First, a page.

Your blog probably has existing fans. These can be random people on the internet, your mom, or friends who support your work. They probably popped in your head as you read that last sentence. It’s okay if you don’t, but there should be a few friendly people who will be willing to share your link just because they like you. If you know a few people who fit this description, shoot them a message and ask them to share another one of your posts.

Your Target Audience

If you are creating content for a company, you probably already know your company’s Ideal Customer Profile (ICP) (side note: That link goes to Lincoln Murphy‘s blog. He’s really smart and you should subscribe to his newsletter if you want to learn about marketing and growth hacking).

If you don’t know who your ideal customer is, I highly recommend reading Find Your Ideal Customer Profile by Aswin Natarajan. In that post, Aswin goes through 8 questions you should ask yourself that will help determine who your ideal customer is.

Knowing your ideal customer opens up a world of possibilities with email outreach. If you know the exact profile of the type of person you created content for, you have the ability to find and reach out to them directly on LinkedIn. I suggest LinkedIn here because it easily allows you to find people by industry, job title, role, and location. Later in this post, I mention tools to help you find email addresses from LinkedIn.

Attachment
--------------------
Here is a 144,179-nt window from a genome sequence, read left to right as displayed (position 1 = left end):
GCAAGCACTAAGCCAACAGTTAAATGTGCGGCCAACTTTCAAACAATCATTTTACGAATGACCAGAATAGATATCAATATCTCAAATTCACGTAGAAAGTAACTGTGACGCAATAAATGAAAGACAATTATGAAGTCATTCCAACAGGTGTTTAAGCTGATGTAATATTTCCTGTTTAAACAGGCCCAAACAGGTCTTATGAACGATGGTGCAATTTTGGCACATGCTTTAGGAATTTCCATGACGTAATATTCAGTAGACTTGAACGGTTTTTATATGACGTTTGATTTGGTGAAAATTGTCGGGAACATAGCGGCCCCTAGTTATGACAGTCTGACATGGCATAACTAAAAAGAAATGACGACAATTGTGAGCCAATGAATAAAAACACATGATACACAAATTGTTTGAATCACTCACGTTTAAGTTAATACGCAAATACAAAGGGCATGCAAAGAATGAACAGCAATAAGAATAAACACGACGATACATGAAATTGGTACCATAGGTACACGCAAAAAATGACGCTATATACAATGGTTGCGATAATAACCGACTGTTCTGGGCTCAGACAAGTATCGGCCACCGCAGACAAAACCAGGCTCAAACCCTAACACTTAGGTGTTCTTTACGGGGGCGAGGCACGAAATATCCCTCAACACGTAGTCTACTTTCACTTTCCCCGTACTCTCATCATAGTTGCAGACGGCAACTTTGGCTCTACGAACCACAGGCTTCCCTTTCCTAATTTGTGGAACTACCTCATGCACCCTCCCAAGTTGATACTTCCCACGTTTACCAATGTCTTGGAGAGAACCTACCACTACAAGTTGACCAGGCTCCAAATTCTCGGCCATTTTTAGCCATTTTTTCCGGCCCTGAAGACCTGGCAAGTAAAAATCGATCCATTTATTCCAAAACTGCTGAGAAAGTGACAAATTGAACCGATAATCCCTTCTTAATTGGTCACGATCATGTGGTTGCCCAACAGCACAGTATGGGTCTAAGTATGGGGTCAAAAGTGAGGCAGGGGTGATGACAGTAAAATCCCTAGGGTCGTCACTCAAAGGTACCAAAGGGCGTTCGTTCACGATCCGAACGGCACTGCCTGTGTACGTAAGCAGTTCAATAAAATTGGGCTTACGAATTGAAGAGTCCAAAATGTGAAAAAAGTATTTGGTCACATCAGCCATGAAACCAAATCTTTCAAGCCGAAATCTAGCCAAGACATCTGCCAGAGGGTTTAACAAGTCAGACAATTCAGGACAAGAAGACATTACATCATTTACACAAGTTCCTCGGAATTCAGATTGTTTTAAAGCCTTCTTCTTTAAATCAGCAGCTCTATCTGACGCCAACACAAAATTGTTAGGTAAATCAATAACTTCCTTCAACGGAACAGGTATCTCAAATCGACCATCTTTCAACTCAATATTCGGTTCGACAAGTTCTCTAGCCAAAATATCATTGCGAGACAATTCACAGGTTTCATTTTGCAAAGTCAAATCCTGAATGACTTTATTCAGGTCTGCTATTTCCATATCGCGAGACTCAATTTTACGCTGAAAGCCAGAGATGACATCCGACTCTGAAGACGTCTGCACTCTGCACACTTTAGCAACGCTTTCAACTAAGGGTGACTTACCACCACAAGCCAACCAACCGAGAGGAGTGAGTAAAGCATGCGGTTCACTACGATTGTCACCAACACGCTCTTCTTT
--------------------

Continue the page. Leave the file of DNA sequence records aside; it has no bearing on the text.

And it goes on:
The odds of getting shares or backlinks from this audience are much lower than the methods mentioned previously.

Also, keep in mind that when you are sharing content directly with people you don’t mention in the post or that didn’t share similar content, you’re starting to move into gray hat territory. I would only go this route if you have a very specific idea customer and if you truly think this post will add value to their lives.

2. Research the users you think will share your content.

Finding ways to connect

Based on the data you’ve found, you should now have a decent sized list of people you want to contact. The actual size of the list is not important. What is important is that you have people on a list, you plan on emailing about your content.